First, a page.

On the flip side we had been lucky enough to get breakfast over Christmas, after 11.30am too, at Blake Street Cafe, and knew we had a back-up plan. Sure enough we got a table for the three of us and were ready to eat!

Here’s a quick digression.  I have always loved breakfast. It is not something I adopted when I got to Melbourne. I already searched far and wide for great coffee and amazing food in the morning (or around midday) whilst I grew up in Perth, and fine tuned my expectations on holidays to places like New York before I discovered Melbourne is my world-wide favourite town for the first meal of the day. I worked on the Oriel graveyard shift and breakfast shift for a few years as a kitchen-hand in Subiaco and saw it all. At the time it was the leading café and did terrific quality breakfasts. I discovered brioche there. But Perth is a source of frustration, amusement, wonder and delight in no particular order and that’s why I started to stick to the tried and tested. Even my previous favourite, Beaufort St Merchant, changed so remarkably that if I lived in Perth I could barely afford to eat there once a week at my previous late breakfast slot. End of digression.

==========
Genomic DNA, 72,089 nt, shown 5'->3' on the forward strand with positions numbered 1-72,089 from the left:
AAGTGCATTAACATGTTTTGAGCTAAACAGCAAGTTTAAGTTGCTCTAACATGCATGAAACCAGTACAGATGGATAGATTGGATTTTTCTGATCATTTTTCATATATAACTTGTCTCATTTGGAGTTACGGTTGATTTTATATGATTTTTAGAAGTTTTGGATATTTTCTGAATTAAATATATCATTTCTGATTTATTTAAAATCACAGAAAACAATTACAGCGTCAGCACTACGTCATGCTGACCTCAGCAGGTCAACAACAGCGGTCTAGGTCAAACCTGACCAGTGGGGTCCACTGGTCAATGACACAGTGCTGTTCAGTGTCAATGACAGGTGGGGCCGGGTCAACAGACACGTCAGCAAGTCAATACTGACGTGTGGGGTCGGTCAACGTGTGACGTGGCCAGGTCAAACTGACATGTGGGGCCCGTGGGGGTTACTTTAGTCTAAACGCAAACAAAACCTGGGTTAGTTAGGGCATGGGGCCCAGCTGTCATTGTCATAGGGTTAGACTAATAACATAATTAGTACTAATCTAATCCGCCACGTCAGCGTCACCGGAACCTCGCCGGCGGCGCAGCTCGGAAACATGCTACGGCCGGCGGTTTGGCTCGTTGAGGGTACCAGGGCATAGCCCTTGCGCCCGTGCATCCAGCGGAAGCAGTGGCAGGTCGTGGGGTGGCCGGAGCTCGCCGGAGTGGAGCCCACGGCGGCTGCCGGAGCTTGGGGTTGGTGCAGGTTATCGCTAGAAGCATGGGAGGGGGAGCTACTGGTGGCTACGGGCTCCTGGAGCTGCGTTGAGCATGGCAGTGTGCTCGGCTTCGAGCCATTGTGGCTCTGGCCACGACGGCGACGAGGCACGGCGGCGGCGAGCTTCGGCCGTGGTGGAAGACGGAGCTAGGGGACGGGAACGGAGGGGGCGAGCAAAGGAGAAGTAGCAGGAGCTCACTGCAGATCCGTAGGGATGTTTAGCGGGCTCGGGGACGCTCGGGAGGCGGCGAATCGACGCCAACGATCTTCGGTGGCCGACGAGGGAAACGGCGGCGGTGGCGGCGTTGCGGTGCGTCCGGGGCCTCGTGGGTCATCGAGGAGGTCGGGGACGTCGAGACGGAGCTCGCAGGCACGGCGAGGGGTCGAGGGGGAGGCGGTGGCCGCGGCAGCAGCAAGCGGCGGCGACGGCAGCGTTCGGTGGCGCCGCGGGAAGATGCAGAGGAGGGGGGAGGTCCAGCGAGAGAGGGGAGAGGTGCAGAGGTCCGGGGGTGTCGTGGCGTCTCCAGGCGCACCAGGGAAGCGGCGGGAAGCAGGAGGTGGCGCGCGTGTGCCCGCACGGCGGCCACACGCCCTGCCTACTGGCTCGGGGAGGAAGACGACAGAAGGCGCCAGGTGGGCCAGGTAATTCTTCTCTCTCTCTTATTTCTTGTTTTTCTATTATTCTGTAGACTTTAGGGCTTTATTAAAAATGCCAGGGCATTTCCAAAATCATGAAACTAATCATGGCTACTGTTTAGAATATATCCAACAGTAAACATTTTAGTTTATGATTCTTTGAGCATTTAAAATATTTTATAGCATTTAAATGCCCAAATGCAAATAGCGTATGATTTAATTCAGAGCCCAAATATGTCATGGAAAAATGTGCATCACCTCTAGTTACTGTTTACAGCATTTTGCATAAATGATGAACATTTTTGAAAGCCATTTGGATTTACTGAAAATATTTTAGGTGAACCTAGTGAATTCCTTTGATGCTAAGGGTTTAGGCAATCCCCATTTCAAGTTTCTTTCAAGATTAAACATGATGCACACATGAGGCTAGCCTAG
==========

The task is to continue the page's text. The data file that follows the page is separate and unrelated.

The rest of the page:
The reason I mentioned all of this is because I had a back-up plan and I remained excited and naïve. I had been here before for an amazing breakfast and I was so impressed I followed up with a relatively expensive dinner that was even better.

Today I wanted to be positive and have a great breakfast. No. 4 Blake St wanted me to have a great start too. They put excellent, well some excellent, quality ingredients on the plate, that should have been nicely cooked and looked good. It was anything but good though. This is a place that does exquisite dinners and has access to high quality produce. The eggs were really overdone and despite this being both breakfast and lunch I couldn’t eat the second one. I got through the sausage which was also overcooked. Everything else was passable but I think I was sour by this point.

Criticising is not something I would like to get in the habit of doing in my reviews. I maintain that this is a terrific restaurant for dinner. I just struggle to come to grips with such a mediocre breakfast.

Blake St Café on Urbanspoon